Update: Pacific Command announced tonight that it had detected and tracked a missile launched by North Korea.
"The missile was tracked until it landed in the Sea of Japan at 11:51 a.m.," according to a statement from PACOM. "Initial assessments indicate the type of missile was a KN-15 medium range ballistic missile."
The initial response from the Trump White House was terse.
"North Korea launched yet another intermediate range ballistic missile. The United States has spoken enough about North Korea. We have no further comment," Secretary of State Rex Tillerson said in a statement.
Original story below.
President Donald Trump will issue a "clear signal" to Chinese President Xi Jinping that the United States expects Beijing to pressure North Korea into reigning in its weapons programs when the two leaders meet later this week, a senior White House official said Tuesday evening.
The official, addressing reporters during a background briefing at the White House, said North Korea poses an "urgent threat" to the United States and its allies as it moves closer to completing an intercontinental ballistic missile capable of reaching the homeland.
"The clock has now run out, and all options are now on the table for us," the official said.
The official said the United States is weighing secondary sanctions against Chinese companies conducting business with North Korea in violation of existing U.S. and UN sanctions. The Trump administration launched a review of U.S. policy toward North Korea in February.
"The president has been pretty clear in messaging how important it is for China to coordinate with the United States and for China to begin exerting its considerable economic leverage to bring about a peaceful resolution to that problem," the official said. "Certainly, it is going to come up in their discussions."
China accounts for more than 90 percent of Pyongyang's trade, including nearly all of its exports. The official said while China's political influence with North Korea may have decreased, "clearly its economic leverage has not." The White House wants to pressure China to "thoroughly implement" existing UN sanctions and resolutions.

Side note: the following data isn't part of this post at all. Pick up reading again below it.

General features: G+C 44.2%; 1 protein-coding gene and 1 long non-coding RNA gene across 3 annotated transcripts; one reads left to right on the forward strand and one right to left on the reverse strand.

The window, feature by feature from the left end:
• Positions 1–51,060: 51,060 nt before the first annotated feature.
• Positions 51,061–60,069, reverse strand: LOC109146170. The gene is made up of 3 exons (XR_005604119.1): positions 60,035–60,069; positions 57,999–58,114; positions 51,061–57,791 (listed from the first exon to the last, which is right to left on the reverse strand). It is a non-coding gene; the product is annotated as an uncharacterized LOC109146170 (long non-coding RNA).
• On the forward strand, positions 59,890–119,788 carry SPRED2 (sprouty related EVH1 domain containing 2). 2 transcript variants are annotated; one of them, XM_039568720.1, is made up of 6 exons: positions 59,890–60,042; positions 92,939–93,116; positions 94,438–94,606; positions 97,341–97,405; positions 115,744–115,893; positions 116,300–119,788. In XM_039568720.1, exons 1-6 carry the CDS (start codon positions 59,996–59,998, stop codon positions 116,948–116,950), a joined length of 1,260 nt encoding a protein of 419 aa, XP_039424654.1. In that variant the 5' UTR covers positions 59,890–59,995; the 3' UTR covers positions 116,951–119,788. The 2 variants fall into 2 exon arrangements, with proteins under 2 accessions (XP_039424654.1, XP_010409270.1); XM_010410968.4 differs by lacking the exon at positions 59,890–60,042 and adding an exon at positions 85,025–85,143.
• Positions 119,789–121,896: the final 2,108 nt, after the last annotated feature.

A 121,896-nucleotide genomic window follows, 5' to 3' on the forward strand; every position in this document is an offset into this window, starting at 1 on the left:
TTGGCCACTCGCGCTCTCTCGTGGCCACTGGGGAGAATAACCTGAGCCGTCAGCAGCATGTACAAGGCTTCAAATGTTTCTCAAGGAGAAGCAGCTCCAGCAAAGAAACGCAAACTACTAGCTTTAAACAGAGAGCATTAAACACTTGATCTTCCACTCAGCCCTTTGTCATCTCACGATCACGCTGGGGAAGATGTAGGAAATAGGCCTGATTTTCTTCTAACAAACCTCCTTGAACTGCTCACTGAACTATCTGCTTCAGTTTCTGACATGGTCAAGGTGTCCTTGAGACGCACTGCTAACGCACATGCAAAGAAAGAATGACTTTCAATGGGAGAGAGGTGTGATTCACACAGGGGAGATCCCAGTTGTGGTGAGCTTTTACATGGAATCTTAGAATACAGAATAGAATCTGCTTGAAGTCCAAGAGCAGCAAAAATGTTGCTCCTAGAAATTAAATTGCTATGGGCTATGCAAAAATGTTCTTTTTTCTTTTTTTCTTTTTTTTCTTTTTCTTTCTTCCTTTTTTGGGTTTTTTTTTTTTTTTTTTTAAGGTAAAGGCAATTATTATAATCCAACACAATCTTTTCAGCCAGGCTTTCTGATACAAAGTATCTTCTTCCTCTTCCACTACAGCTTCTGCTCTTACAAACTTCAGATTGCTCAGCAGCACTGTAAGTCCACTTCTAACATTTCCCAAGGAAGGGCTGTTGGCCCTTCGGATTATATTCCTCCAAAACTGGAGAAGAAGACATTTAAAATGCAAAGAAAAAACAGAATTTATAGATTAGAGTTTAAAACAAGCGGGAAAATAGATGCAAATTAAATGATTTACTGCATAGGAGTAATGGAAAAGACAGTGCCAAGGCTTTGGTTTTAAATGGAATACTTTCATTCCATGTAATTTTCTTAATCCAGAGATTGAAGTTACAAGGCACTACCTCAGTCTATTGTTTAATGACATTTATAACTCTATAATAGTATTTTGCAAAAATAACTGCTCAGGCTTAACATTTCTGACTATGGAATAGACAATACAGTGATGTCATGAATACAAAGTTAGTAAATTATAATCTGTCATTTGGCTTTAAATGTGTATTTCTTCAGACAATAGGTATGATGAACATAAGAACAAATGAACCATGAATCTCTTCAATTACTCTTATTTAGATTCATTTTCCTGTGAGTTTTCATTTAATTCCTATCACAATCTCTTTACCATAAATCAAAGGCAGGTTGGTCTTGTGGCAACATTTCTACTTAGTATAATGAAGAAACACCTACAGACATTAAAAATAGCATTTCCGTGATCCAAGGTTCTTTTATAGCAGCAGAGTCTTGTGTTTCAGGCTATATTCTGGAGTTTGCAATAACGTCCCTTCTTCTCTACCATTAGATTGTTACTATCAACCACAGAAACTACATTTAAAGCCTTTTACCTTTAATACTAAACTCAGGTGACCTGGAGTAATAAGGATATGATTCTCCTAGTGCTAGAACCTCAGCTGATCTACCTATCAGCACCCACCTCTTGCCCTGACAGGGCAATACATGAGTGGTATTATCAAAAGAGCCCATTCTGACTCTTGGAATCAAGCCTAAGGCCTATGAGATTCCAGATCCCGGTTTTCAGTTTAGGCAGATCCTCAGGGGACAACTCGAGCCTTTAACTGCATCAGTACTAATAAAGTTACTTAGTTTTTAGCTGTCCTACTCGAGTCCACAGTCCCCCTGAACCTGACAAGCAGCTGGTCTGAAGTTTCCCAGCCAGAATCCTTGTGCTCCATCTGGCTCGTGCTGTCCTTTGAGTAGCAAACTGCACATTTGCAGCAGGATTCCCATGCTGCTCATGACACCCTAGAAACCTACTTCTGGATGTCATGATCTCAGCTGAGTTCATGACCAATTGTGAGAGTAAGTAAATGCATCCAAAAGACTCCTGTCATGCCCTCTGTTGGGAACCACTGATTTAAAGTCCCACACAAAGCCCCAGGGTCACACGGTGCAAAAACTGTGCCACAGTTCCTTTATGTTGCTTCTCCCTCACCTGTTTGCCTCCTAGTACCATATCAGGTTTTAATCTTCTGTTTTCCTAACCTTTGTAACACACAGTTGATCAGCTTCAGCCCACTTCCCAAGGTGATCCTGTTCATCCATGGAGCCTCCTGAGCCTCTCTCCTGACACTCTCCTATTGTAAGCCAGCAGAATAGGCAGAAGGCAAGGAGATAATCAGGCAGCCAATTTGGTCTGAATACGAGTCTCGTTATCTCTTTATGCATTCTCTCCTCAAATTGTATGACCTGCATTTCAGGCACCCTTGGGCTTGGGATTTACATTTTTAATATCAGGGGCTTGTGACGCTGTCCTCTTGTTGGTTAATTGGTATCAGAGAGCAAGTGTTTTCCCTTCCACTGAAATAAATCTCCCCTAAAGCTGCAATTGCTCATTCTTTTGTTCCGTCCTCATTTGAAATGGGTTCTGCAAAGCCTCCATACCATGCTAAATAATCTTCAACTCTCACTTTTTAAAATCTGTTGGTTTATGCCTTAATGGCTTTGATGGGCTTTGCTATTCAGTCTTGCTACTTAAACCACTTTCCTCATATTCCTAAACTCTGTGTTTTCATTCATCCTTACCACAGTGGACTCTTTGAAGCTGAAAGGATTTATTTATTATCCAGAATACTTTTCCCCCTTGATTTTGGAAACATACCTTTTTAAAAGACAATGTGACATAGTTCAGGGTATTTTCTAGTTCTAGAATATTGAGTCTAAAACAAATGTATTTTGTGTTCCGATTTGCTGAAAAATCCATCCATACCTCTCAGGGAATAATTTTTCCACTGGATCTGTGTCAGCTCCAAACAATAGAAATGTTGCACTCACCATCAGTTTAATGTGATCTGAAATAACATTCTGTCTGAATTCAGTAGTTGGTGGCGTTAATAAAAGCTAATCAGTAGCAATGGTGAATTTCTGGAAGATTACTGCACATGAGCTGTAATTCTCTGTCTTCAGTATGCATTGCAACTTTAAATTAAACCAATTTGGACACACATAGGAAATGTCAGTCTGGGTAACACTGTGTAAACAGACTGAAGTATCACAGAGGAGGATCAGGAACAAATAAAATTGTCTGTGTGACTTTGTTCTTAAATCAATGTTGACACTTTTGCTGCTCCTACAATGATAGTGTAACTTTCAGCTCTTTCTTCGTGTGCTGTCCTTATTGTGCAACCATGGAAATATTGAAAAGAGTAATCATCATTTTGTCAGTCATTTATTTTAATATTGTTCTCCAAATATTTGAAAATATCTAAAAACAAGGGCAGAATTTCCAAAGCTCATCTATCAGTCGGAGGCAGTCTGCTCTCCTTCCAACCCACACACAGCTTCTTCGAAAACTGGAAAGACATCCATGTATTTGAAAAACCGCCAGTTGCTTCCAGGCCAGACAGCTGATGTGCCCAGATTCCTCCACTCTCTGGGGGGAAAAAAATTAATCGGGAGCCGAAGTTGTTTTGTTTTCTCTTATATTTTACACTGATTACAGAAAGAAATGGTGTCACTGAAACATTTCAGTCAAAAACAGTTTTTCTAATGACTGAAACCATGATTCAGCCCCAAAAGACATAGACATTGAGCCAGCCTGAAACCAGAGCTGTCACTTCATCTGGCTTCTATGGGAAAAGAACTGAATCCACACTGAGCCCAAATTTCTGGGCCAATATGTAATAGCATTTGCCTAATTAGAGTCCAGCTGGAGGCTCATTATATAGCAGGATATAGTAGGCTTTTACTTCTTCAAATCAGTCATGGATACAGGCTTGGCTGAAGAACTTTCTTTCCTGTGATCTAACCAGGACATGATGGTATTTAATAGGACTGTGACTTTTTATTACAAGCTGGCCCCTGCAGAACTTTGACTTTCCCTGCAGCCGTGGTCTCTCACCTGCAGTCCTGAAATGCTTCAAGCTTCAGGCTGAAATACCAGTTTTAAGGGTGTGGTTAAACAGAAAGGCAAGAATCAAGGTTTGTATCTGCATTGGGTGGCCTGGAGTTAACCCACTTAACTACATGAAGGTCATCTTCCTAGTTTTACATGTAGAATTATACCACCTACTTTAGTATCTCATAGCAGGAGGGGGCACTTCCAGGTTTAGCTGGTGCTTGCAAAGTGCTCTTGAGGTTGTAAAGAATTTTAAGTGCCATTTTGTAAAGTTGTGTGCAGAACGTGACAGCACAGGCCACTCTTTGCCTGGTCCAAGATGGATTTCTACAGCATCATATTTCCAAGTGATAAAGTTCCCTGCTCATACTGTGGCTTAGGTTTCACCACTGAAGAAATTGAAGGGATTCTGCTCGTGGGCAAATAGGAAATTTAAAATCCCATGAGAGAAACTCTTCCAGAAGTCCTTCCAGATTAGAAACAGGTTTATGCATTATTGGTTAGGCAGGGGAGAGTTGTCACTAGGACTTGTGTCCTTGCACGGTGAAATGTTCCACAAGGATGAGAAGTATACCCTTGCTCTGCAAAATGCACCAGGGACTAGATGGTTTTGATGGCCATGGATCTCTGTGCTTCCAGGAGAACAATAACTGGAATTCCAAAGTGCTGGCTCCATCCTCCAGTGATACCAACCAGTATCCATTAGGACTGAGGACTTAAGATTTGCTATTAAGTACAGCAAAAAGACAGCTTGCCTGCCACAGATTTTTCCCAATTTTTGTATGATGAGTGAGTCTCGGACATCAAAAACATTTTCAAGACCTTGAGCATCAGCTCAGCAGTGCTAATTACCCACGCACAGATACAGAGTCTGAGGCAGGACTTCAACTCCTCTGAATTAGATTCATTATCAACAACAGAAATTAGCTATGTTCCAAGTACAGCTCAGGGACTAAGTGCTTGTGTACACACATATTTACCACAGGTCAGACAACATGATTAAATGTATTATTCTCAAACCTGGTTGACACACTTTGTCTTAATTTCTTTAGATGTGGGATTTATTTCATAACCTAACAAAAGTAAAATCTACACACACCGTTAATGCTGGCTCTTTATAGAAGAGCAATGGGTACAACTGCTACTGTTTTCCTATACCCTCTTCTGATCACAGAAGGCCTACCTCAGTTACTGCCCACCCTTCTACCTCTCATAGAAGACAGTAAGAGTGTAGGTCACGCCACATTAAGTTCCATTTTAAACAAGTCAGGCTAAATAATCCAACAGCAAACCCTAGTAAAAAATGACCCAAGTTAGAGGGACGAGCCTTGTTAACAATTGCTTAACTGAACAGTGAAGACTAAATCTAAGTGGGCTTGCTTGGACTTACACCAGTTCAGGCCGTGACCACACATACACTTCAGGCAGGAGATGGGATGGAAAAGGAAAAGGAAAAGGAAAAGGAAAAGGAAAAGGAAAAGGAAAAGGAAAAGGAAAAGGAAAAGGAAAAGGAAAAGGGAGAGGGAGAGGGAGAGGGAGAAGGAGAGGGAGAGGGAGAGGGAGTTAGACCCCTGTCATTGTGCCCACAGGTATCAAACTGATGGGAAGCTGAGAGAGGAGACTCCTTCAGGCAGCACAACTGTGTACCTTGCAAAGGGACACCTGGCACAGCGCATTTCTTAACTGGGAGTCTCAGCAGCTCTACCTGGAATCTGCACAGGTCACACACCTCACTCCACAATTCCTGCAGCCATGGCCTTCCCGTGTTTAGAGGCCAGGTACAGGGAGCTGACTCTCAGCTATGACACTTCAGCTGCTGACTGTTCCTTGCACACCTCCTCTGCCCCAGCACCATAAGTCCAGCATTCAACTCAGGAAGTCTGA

Trump will not explicitly detail potential U.S. retributions against China if it refuses to act, the official said, noting that the president "is not someone who wants to broadcast all of the ins and outs of his strategy in advance."
Trump's two-day summit with Xi at his Mar-a-Lago resort in Florida beginning Thursday will lay the groundwork for the two leaders to coordinate on issues like North Korea threat and trade. Trump predicted last week that the meeting would be "very difficult," writing on Twitter that the United States can no longer endure "massive trade deficits" with China.
Xi is likely to raise objections to the impending U.S. deployment of the Terminal High-Altitude Area Defense (THAAD) anti-ballistic missile system to South Korea. The official said Trump would make clear the administration will defend U.S. allies against any threat.
"There will be no move away from protecting our South Korean allies," the official said.
The comments from the White House arrive two days after the Financial Times published an interview with the president where he declared that America would pursue unilateral action to restrain North Korea if Beijing refuses to help.
Gen. John Hyten, commander of U.S. Strategic Command, pushed back on the suggestion of unilateral action Tuesday morning, testifying before the Senate Armed Services Committee that a U.S. solution to North Korean aggression must involve China.